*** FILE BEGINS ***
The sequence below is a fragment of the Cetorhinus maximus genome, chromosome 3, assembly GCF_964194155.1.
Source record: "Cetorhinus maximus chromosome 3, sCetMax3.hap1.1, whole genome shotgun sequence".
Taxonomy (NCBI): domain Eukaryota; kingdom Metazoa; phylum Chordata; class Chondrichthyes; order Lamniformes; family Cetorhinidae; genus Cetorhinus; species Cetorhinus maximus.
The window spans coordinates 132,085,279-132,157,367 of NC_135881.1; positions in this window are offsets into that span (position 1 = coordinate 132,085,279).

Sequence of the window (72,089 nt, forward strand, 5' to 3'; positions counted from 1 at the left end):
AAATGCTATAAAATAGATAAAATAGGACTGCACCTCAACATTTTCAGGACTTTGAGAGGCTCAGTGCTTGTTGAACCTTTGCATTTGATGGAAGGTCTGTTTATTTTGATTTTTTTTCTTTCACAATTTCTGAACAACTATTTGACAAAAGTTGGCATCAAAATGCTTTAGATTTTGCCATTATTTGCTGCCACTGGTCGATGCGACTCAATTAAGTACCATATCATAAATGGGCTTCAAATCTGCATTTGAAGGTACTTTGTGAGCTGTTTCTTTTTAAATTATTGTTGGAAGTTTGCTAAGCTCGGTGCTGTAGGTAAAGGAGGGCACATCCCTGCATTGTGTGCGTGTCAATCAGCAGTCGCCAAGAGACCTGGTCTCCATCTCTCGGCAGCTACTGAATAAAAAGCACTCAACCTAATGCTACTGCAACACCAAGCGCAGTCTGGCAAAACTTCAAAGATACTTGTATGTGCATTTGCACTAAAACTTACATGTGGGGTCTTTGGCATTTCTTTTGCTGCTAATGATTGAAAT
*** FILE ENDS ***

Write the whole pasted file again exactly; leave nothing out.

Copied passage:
The sequence below is a fragment of the Cetorhinus maximus genome, chromosome 3, assembly GCF_964194155.1.
Source record: "Cetorhinus maximus chromosome 3, sCetMax3.hap1.1, whole genome shotgun sequence".
Taxonomy (NCBI): domain Eukaryota; kingdom Metazoa; phylum Chordata; class Chondrichthyes; order Lamniformes; family Cetorhinidae; genus Cetorhinus; species Cetorhinus maximus.
The window spans coordinates 132,085,279-132,157,367 of NC_135881.1; positions in this window are offsets into that span (position 1 = coordinate 132,085,279).

Sequence of the window (72,089 nt, forward strand, 5' to 3'; positions counted from 1 at the left end):
AAATGCTATAAAATAGATAAAATAGGACTGCACCTCAACATTTTCAGGACTTTGAGAGGCTCAGTGCTTGTTGAACCTTTGCATTTGATGGAAGGTCTGTTTATTTTGATTTTTTTTCTTTCACAATTTCTGAACAACTATTTGACAAAAGTTGGCATCAAAATGCTTTAGATTTTGCCATTATTTGCTGCCACTGGTCGATGCGACTCAATTAAGTACCATATCATAAATGGGCTTCAAATCTGCATTTGAAGGTACTTTGTGAGCTGTTTCTTTTTAAATTATTGTTGGAAGTTTGCTAAGCTCGGTGCTGTAGGTAAAGGAGGGCACATCCCTGCATTGTGTGCGTGTCAATCAGCAGTCGCCAAGAGACCTGGTCTCCATCTCTCGGCAGCTACTGAATAAAAAGCACTCAACCTAATGCTACTGCAACACCAAGCGCAGTCTGGCAAAACTTCAAAGATACTTGTATGTGCATTTGCACTAAAACTTACATGTGGGGTCTTTGGCATTTCTTTTGCTGCTAATGATTGAAAT